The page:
Sharon Delgado. M.Ed.
Jacksonville Elementary School, Baltimore County, Maryland
In his influential paper describing the “Matthew Effect” Stanovich (1986) explained that children who fail to understand and apply the phonological features of language are off to a poor start in reading and unless intervention occurs quickly they seldom catch up. Strong beginnings are important. The letter recognitions skills taught in Pre-K and kindergarten are important prerequisites for the word identification work done in first grade and beyond.
By definition adult fluent readers are unaware of the unconscious processes their brains are using as their eyes move quickly across the page to gain meaning from text. Numerous cognitive systems are in play. The reader’s semantic and morphological systems assist in understanding word meaning. The syntactic system guides the reader’s recognition of the grammatical relationships between words. The reader’s phonological system promotes fluent word decoding (Wolf, 2007).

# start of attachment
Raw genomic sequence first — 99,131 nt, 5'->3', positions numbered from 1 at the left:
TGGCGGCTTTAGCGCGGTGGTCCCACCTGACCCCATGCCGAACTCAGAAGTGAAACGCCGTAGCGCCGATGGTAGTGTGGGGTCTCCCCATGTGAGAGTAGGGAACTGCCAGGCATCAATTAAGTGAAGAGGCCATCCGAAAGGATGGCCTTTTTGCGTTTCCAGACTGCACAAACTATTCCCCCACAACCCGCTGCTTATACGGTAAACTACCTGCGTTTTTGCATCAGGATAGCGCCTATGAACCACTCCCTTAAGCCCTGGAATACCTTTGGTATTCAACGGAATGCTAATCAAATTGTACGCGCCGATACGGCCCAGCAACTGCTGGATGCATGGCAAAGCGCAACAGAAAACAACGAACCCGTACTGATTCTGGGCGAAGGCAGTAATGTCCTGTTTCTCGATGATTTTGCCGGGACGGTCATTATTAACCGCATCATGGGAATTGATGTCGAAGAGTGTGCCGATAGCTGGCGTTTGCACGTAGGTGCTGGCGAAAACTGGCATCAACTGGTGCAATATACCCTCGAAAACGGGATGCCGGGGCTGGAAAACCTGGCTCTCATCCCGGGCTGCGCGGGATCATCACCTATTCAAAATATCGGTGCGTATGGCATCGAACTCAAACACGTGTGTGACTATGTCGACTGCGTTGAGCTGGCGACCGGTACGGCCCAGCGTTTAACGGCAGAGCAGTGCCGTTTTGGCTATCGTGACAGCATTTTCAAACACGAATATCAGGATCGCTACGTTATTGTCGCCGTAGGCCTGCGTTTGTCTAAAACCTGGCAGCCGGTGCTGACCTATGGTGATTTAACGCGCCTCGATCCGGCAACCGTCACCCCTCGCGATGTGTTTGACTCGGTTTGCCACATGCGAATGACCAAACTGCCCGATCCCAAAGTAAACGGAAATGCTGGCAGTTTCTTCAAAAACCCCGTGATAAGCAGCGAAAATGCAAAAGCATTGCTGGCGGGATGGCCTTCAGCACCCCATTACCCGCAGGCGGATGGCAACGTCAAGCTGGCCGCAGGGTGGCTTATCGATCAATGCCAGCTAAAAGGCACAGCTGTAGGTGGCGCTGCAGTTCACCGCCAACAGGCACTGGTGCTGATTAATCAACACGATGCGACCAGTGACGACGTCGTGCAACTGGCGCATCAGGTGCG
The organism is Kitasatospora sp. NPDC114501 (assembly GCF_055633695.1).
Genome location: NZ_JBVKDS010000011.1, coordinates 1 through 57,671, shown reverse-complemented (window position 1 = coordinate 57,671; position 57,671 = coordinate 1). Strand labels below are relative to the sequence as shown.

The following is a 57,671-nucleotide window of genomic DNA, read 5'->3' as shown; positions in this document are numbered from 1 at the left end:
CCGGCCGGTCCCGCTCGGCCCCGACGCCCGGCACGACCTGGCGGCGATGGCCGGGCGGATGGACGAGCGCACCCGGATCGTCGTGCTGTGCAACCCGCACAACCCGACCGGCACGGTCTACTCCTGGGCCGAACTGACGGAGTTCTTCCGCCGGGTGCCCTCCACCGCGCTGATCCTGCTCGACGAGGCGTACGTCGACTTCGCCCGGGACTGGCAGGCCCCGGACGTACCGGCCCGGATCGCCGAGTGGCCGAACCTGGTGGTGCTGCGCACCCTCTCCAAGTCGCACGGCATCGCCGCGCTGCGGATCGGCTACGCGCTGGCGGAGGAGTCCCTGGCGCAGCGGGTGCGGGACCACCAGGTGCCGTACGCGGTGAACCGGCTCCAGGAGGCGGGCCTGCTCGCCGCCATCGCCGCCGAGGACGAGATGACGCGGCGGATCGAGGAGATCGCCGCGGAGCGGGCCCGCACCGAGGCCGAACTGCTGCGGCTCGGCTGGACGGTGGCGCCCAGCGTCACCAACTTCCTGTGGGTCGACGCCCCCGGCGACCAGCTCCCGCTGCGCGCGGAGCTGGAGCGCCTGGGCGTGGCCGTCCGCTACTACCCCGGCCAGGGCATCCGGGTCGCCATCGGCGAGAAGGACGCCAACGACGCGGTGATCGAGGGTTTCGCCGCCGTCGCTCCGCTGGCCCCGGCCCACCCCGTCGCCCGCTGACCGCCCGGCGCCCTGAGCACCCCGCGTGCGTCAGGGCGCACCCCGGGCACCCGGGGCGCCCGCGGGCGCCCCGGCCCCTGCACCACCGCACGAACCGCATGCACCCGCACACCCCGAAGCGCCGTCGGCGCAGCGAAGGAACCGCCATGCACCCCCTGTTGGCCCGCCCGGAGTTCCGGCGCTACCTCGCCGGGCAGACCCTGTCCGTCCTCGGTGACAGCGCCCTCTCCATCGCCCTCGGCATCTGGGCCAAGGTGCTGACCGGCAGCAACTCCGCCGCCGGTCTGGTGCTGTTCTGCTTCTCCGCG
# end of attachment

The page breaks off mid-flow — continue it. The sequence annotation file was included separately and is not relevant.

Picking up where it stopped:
Adult fluent readers may have forgotten that their acquisition of the early phonological skills really wasn’t as easy as ABC. English is an opaque language. Although there are only 26 letters in the English alphabet those letters are combined in a multitude of ways to spell its 44 sounds. It is hard to learn to read and to spell English. Hoping to make the teaching of the letters and their sounds more engaging and age appropriate, most kindergarten programs and teachers embed the learning of phonemes and graphemes within a variety of “hands-on” experiences. In her description of a typical primary classroom, Neuman noted the many multi-sensory activities that were taking place during “Nn Week”:
“Over the next 55 minutes these children learned to point, circle, and underline the letter N. They recited it, drew it, and looked around the room for it. They heard it, saw it, even felt it, having it traced on their backs by peers. And after sitting for what seemed to be an interminable amount of time in the circle, they were allowed the choice of tracing it, cutting it, or rolling modeling clay into the shape of it” (Neuman, 2006).
Traditionally most observers would applaud these fun play-like activities and lament the long time the children spent sitting in the big group circle. However after discussing research reports from the neurosciences, kindergarten teachers at Jacksonville Elementary School in Baltimore County, Maryland decided not to follow the eclectic reading methods described above and instead chose to try something different. They decided to be a little less multi-sensory. In kindergarten this was quite a break with tradition!